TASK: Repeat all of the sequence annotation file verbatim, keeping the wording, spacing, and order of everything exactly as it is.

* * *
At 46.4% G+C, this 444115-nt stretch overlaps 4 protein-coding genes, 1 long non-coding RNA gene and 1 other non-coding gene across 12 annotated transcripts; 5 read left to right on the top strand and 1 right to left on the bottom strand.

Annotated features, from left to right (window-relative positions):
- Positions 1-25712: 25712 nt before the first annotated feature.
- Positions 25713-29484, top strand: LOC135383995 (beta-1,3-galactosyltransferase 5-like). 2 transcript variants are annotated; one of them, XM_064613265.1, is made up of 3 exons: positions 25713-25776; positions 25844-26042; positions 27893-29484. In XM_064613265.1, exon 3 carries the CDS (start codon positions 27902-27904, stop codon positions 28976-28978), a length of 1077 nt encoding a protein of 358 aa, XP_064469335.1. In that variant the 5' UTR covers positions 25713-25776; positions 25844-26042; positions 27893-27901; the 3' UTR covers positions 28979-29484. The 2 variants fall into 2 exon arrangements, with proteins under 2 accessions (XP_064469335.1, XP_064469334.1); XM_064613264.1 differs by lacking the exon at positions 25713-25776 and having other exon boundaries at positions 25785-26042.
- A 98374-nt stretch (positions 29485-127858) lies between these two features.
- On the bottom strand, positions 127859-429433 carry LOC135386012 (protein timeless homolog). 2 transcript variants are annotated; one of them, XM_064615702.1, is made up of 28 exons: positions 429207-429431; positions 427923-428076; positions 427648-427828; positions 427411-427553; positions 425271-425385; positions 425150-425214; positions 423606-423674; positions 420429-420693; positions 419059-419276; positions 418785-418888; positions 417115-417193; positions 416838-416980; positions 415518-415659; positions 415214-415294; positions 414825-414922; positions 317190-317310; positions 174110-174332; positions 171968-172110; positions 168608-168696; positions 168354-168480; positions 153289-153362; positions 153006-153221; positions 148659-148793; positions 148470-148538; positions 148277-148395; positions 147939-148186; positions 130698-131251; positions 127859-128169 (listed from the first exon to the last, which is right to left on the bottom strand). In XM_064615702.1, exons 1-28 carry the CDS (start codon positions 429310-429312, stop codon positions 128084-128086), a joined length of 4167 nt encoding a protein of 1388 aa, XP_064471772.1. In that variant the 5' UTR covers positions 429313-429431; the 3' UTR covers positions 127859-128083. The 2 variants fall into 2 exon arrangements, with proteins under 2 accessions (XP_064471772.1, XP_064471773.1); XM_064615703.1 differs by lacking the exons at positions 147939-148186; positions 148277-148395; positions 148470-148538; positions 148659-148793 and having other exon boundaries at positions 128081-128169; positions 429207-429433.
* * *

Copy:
At 46.4% G+C, this 444115-nt stretch overlaps 4 protein-coding genes, 1 long non-coding RNA gene and 1 other non-coding gene across 12 annotated transcripts; 5 read left to right on the top strand and 1 right to left on the bottom strand.

Annotated features, from left to right (window-relative positions):
- Positions 1-25712: 25712 nt before the first annotated feature.
- Positions 25713-29484, top strand: LOC135383995 (beta-1,3-galactosyltransferase 5-like). 2 transcript variants are annotated; one of them, XM_064613265.1, is made up of 3 exons: positions 25713-25776; positions 25844-26042; positions 27893-29484. In XM_064613265.1, exon 3 carries the CDS (start codon positions 27902-27904, stop codon positions 28976-28978), a length of 1077 nt encoding a protein of 358 aa, XP_064469335.1. In that variant the 5' UTR covers positions 25713-25776; positions 25844-26042; positions 27893-27901; the 3' UTR covers positions 28979-29484. The 2 variants fall into 2 exon arrangements, with proteins under 2 accessions (XP_064469335.1, XP_064469334.1); XM_064613264.1 differs by lacking the exon at positions 25713-25776 and having other exon boundaries at positions 25785-26042.
- A 98374-nt stretch (positions 29485-127858) lies between these two features.
- On the bottom strand, positions 127859-429433 carry LOC135386012 (protein timeless homolog). 2 transcript variants are annotated; one of them, XM_064615702.1, is made up of 28 exons: positions 429207-429431; positions 427923-428076; positions 427648-427828; positions 427411-427553; positions 425271-425385; positions 425150-425214; positions 423606-423674; positions 420429-420693; positions 419059-419276; positions 418785-418888; positions 417115-417193; positions 416838-416980; positions 415518-415659; positions 415214-415294; positions 414825-414922; positions 317190-317310; positions 174110-174332; positions 171968-172110; positions 168608-168696; positions 168354-168480; positions 153289-153362; positions 153006-153221; positions 148659-148793; positions 148470-148538; positions 148277-148395; positions 147939-148186; positions 130698-131251; positions 127859-128169 (listed from the first exon to the last, which is right to left on the bottom strand). In XM_064615702.1, exons 1-28 carry the CDS (start codon positions 429310-429312, stop codon positions 128084-128086), a joined length of 4167 nt encoding a protein of 1388 aa, XP_064471772.1. In that variant the 5' UTR covers positions 429313-429431; the 3' UTR covers positions 127859-128083. The 2 variants fall into 2 exon arrangements, with proteins under 2 accessions (XP_064471772.1, XP_064471773.1); XM_064615703.1 differs by lacking the exons at positions 147939-148186; positions 148277-148395; positions 148470-148538; positions 148659-148793 and having other exon boundaries at positions 128081-128169; positions 429207-429433.